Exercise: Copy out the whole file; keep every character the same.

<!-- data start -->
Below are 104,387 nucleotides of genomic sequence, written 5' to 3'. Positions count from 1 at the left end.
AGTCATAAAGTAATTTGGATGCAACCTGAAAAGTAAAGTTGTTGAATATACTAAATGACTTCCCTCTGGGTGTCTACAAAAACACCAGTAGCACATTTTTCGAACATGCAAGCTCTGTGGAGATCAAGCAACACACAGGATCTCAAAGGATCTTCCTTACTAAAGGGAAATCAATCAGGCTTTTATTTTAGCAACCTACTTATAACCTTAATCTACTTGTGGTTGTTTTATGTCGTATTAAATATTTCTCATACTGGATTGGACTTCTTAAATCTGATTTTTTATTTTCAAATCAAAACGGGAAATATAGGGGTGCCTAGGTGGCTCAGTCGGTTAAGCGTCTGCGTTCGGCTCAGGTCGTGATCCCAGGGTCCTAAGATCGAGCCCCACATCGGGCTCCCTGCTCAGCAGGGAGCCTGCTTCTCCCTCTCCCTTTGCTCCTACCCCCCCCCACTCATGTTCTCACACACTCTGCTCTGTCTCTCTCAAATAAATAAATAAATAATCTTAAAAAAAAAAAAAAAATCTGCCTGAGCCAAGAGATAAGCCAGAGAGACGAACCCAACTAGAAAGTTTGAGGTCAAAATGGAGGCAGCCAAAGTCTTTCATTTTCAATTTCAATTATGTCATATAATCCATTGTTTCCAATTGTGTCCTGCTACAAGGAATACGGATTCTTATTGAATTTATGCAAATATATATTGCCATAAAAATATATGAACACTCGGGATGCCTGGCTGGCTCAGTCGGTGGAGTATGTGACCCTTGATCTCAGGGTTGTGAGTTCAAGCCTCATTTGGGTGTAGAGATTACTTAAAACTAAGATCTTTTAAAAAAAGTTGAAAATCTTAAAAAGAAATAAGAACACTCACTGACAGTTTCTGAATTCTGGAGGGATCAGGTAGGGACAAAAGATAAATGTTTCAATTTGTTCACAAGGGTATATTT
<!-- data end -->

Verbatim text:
Below are 104,387 nucleotides of genomic sequence, written 5' to 3'. Positions count from 1 at the left end.
AGTCATAAAGTAATTTGGATGCAACCTGAAAAGTAAAGTTGTTGAATATACTAAATGACTTCCCTCTGGGTGTCTACAAAAACACCAGTAGCACATTTTTCGAACATGCAAGCTCTGTGGAGATCAAGCAACACACAGGATCTCAAAGGATCTTCCTTACTAAAGGGAAATCAATCAGGCTTTTATTTTAGCAACCTACTTATAACCTTAATCTACTTGTGGTTGTTTTATGTCGTATTAAATATTTCTCATACTGGATTGGACTTCTTAAATCTGATTTTTTATTTTCAAATCAAAACGGGAAATATAGGGGTGCCTAGGTGGCTCAGTCGGTTAAGCGTCTGCGTTCGGCTCAGGTCGTGATCCCAGGGTCCTAAGATCGAGCCCCACATCGGGCTCCCTGCTCAGCAGGGAGCCTGCTTCTCCCTCTCCCTTTGCTCCTACCCCCCCCCACTCATGTTCTCACACACTCTGCTCTGTCTCTCTCAAATAAATAAATAAATAATCTTAAAAAAAAAAAAAAAATCTGCCTGAGCCAAGAGATAAGCCAGAGAGACGAACCCAACTAGAAAGTTTGAGGTCAAAATGGAGGCAGCCAAAGTCTTTCATTTTCAATTTCAATTATGTCATATAATCCATTGTTTCCAATTGTGTCCTGCTACAAGGAATACGGATTCTTATTGAATTTATGCAAATATATATTGCCATAAAAATATATGAACACTCGGGATGCCTGGCTGGCTCAGTCGGTGGAGTATGTGACCCTTGATCTCAGGGTTGTGAGTTCAAGCCTCATTTGGGTGTAGAGATTACTTAAAACTAAGATCTTTTAAAAAAAGTTGAAAATCTTAAAAAGAAATAAGAACACTCACTGACAGTTTCTGAATTCTGGAGGGATCAGGTAGGGACAAAAGATAAATGTTTCAATTTGTTCACAAGGGTATATTT